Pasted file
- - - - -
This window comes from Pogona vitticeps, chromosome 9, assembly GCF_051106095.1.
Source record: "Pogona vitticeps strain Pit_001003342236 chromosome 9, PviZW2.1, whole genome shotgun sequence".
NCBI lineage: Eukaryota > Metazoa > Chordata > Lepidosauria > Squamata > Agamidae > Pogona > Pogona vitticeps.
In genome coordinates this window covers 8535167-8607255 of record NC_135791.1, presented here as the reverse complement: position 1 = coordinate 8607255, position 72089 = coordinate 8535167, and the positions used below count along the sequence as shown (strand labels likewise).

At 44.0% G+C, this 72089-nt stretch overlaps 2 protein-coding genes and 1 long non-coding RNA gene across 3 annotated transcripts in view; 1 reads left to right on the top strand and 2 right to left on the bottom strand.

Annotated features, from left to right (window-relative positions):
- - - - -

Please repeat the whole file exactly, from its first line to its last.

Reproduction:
This window comes from Pogona vitticeps, chromosome 9, assembly GCF_051106095.1.
Source record: "Pogona vitticeps strain Pit_001003342236 chromosome 9, PviZW2.1, whole genome shotgun sequence".
NCBI lineage: Eukaryota > Metazoa > Chordata > Lepidosauria > Squamata > Agamidae > Pogona > Pogona vitticeps.
In genome coordinates this window covers 8535167-8607255 of record NC_135791.1, presented here as the reverse complement: position 1 = coordinate 8607255, position 72089 = coordinate 8535167, and the positions used below count along the sequence as shown (strand labels likewise).

At 44.0% G+C, this 72089-nt stretch overlaps 2 protein-coding genes and 1 long non-coding RNA gene across 3 annotated transcripts in view; 1 reads left to right on the top strand and 2 right to left on the bottom strand.

Annotated features, from left to right (window-relative positions):